The cap on Russian oil is unlikely to change soon — despite opposing views on whether it’s working

G-7 nations have so far decided not to revise their cap on Russian oil.
Anton Petrus | Moment | Getty Images

The Group of Seven advanced economies is not expected to update its price cap on Russian oil in the coming weeks amid contrasting views on whether the policy is truly denting the Kremlin’s revenues.

The G-7, alongside the European Union and Australia, decided late last year to impose a cap of $60 a barrel on Russian oil in an effort to ratchet up the pressure on Moscow. As part of the agreement, they said they would review this cap in mid-March.

However, despite calls to do so from several countries in Europe, the threshold was not revised last month even as oil prices fell from the levels seen in the two months prior to mid-March. If a revision had taken place, the $60 barrel level would likely have been reduced.

“The fact that the cap is difficult to enforce (and) monitor is, in my view, also the main reason why policymakers will not be so keen to make adjustments — unless prices move a lot,” Konstantinos Venetis, senior economist at TS Lombard, told CNBC via email.

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At a summit of European leaders in late March, Estonian Prime Minister Kaja Kallas said the oil cap has been working and “we should continue with that.” She called for policymakers to lower the level of the price cap to continue to pressure the Kremlin’s finances.

However, a spokesperson for the European Council, an EU institution that brings together the 27 nations, told CNBC earlier this month: “It is stated that the functioning of the price cap mechanism will be reviewed by mid-March 2023 and every two months thereafter. Now being 5 April, this brings me to believe that the next review would happen in May.”

There are two main reasons for this. Firstly, the G-7 seems to believe the current cap is effective in reducing oil revenues for Russia. Secondly, oil producer group OPEC+ announced on April 2 surprise cuts to production, which pushed up prices and limited the argument for a downward revision to the $60 threshold.

On top of the cap on Russian oil, the EU also banned imports of refined petroleum from Russia as part of several sanctions against Moscow in response to the Kremlin’s full-scale invasion of Ukraine.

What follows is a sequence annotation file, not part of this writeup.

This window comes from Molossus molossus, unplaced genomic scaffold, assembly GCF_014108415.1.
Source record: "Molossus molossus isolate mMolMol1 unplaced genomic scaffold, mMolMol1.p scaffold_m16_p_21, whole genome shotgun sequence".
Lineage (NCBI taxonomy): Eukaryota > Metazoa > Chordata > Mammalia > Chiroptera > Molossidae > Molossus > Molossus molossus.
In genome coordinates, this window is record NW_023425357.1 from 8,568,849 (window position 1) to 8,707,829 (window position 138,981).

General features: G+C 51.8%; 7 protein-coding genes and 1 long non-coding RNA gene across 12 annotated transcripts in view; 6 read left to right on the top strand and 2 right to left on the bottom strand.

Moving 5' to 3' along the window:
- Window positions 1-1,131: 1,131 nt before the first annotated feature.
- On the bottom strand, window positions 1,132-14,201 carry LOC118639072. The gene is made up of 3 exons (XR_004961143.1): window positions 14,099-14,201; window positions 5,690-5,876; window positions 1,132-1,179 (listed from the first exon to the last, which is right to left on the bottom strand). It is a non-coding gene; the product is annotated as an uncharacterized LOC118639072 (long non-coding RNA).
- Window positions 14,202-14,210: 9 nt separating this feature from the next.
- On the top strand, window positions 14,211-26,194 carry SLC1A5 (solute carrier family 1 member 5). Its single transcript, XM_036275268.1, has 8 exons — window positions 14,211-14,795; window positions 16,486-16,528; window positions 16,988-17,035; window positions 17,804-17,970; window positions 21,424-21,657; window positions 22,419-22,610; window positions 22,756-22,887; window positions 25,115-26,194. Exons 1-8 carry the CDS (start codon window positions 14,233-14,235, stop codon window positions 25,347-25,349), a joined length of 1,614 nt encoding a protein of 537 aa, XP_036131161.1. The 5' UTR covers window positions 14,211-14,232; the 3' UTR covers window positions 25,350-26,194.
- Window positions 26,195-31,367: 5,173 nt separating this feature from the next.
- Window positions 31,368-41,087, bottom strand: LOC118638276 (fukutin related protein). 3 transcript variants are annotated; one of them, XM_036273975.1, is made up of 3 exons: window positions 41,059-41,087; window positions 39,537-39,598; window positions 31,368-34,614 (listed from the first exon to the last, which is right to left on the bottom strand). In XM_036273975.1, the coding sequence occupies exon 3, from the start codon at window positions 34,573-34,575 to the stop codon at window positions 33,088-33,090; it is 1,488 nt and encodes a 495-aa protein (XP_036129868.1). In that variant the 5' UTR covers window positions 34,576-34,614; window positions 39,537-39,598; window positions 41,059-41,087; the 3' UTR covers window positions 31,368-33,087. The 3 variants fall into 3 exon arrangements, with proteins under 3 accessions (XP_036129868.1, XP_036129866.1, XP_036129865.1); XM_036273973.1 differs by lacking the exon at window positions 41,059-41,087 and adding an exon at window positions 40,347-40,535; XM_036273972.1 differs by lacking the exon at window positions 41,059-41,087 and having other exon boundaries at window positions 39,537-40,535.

“The EU’s oil ban accompanied by the G-7 oil price cap appear to have contributed to a decline in Urals crude prices,” a spokesperson for the European Commission, the executive arm of the EU, told CNBC.

“The price of Urals crude declined from the trade range of $65-70 barrel at the end of November 2022 to well below the $60 cap in January and February 2023.”

For the cap to be revised lower next month, TS Lombard’s Venetis said “there would have to be a significant and sustained drop in global oil prices that makes the cap level look irrelevant.”

Is the price cap working?

U.S. Treasury Secretary Janet Yellen said in late February, at a meeting of the G-20, that the cap on Russian oil had “had a significant negative effect on Russia so far.”

But Jacob Kirkegaard, senior fellow at the German Marshall Fund, told CNBC that there was “widespread disagreement” about whether the cap is working or not.

While it does seem to be hurting Russia’s oil revenues, it is also diminishing the power that Western nations had in the insurance space, he added. This is because, in the wake of sanctions, Russia managed to circumvent some of the restrictions imposed by the G-7 and others by amassing a fleet of older tankers.

Ultimately, Kirkegaard said there was no explicit way to determine whether the oil cap is effective or not.

India, China snap up Russian oil

The International Energy Agency said in a report last month that the measure was having an impact on Russia’s coffers. Oil export revenues dropped to $11.6 billion in February, representing a fall of almost $3 billion from the previous month, as the EU, North America and the OECD Asia Oceania nations refused to buy Russian oil. However, other nations have increased purchases.

“Willing buyers in Asia, namely India and, to a lesser extent, China, have snapped up discounted crude oil cargoes, but increasing volumes on the water suggest the share of Russian oil in their import mix may be getting too big for comfort,” the IEA said in the same report.

“Russia accounted for around 40% and 20% of Indian and Chinese crude imports, respectively, in February. The two countries took in more than 70% of Russia’s crude exports last month,” the agency added.

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